The owners of a Houston restaurant are urging parents to monitor their children’s behavior by passing out “rule cards” after they are seated.
Along with their menus, parents of young kids can expect to receive a colorful message from Ana Beaven and Charlie McDaniel of Cuchara Mexican restaurant to keep their children under control.
The rule cards read “Children at Cuchara don’t run or wander around the restaurant. They stay seated and ask their parents to take them to the restroom. They don’t scream, throw tantrums or touch the walls, murals, windows or anything of the other patrons. They are respectful!”
McDaniel told ABC News he and Beaven agreed to pass out the cards following an incident five months ago with an unruly child.
“A family came in — a husband and a wife and their son — and they just let him roam unaccompanied,” McDaniel said. “He took a quarter out and scratched the walls. He did Tic Tac Toe on three walls.”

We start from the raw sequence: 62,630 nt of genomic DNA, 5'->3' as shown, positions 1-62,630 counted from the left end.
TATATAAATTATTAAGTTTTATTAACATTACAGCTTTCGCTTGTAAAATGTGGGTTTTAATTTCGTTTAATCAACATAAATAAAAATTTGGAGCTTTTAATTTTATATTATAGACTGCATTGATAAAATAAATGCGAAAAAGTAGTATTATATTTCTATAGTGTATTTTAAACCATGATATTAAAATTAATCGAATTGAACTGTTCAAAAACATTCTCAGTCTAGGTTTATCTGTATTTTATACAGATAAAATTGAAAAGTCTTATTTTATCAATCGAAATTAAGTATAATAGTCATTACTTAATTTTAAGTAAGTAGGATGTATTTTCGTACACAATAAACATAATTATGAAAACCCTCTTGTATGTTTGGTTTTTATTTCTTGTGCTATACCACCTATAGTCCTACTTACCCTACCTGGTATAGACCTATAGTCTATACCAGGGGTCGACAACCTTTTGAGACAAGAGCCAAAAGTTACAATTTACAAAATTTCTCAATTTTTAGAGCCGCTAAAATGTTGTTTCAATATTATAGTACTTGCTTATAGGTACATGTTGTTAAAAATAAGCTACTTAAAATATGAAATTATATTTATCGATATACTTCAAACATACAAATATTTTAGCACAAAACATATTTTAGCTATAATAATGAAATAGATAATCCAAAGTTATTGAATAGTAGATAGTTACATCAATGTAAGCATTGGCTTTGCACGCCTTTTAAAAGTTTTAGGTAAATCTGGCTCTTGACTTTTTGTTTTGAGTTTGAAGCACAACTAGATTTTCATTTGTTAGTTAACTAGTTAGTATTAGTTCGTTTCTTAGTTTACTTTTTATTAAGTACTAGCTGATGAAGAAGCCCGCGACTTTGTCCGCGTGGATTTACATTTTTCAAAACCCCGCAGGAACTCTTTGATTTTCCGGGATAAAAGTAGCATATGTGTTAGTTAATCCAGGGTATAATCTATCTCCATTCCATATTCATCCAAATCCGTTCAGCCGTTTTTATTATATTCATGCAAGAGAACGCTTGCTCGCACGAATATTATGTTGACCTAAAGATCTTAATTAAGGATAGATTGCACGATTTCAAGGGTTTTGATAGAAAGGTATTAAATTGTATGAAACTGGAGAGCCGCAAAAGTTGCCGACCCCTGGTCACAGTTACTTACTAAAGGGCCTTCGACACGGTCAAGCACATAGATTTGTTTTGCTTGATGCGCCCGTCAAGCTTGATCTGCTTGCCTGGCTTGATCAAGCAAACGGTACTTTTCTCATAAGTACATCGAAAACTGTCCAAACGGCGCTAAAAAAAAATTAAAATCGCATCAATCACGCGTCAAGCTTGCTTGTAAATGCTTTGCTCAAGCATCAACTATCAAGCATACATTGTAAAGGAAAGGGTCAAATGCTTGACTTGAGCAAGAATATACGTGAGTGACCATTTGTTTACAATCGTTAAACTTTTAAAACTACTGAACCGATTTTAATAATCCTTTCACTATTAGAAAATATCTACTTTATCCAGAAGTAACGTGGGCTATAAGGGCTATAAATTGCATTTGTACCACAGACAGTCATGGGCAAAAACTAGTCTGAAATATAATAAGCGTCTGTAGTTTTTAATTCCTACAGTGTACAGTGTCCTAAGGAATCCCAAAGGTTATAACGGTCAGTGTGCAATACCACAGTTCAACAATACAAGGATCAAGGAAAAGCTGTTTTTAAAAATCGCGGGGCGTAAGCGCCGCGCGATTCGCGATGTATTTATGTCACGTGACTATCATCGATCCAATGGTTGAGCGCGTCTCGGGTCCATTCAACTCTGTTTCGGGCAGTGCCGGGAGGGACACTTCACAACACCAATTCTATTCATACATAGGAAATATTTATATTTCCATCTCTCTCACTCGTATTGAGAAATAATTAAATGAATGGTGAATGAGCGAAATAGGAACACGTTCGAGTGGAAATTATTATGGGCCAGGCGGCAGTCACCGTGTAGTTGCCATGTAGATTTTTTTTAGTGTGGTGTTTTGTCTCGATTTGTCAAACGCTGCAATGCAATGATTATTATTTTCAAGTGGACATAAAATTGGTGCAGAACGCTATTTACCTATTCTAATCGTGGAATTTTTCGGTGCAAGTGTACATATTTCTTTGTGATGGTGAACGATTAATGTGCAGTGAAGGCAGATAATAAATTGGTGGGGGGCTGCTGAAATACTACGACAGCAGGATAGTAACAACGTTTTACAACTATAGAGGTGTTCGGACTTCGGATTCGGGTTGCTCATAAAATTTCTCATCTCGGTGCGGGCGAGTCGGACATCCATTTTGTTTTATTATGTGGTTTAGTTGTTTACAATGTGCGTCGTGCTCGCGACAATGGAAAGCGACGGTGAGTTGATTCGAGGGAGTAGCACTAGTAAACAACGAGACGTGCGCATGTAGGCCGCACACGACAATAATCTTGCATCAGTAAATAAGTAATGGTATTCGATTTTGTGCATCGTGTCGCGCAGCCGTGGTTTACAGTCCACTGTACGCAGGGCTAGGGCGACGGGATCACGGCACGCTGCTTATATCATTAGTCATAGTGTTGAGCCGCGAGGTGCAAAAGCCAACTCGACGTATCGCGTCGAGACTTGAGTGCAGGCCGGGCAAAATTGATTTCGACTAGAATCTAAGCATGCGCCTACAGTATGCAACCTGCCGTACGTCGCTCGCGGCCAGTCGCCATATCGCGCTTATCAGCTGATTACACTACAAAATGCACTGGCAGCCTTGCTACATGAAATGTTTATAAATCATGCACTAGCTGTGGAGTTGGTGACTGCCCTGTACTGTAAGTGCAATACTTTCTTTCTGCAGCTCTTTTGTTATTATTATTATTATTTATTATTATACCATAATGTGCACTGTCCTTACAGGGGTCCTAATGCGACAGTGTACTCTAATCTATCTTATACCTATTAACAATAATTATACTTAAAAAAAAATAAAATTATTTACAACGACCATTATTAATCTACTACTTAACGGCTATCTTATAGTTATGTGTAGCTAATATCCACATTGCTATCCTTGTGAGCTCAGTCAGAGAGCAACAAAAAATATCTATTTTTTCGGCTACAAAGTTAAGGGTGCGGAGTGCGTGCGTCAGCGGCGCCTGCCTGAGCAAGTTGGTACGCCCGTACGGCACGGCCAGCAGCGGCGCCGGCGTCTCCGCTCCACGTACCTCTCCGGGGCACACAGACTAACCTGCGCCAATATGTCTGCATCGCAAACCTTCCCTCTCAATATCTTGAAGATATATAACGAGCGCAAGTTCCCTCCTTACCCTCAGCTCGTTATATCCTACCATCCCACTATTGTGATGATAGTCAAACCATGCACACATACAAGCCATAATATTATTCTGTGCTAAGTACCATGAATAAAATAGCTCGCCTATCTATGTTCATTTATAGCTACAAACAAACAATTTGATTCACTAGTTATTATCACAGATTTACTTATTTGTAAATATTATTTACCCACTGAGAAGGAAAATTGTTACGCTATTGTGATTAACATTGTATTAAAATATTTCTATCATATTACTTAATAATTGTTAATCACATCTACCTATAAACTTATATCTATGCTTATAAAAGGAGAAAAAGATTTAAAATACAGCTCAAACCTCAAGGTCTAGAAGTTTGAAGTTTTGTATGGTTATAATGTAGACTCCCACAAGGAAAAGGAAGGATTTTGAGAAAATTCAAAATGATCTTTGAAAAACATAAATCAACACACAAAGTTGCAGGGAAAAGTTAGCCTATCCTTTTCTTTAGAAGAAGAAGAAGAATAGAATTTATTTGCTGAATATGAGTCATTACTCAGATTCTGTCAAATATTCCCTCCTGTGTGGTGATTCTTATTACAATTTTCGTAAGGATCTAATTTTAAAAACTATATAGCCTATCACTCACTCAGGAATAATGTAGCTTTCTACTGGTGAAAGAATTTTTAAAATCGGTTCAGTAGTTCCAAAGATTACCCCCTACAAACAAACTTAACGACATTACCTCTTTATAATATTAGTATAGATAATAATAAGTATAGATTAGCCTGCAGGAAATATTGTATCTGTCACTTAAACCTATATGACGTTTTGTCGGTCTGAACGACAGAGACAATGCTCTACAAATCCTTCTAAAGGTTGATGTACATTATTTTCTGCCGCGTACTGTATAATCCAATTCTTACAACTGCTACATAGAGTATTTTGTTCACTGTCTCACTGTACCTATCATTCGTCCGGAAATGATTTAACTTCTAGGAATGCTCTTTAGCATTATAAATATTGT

The mishap cost the restaurant $1,200 to pay for the sheet rock repair and a new paint job. The owners also paid their employees for the days off to do the repairs. The family of the boy gave Cuchara a one-star rating out of five on Yelp, claiming the restaurateurs “discriminate against children,” McDaniel said.
“We’re not trying to start any ‘anti-kid’ campaign,” McDaniel said. “We just expect them to behave within the social norm, not invading personal space, crawling under tables or touching people’s stuff.”
McDaniel said Cuchara recently celebrated Dia de Los Muertos — a Mexican holiday on Nov. 1 and 2. But a child took down items from the traditional altar meant to honor the dead.
“In Mexico, there is a real passion for things from the past and memorabilia,” McDaniel said. “They respect and honor it so it just bothers people when things are touched.”
But McDaniel said he has noticed some improvements and hopes more children will improve their etiquette.
“Most parents are more aware of how their kids are behaving,” he added, “but we have had a few incidents where parents have thrown [the cards] on the floor.”
Despite the resistance, the “rule cards” will be a mainstay at Cuchara.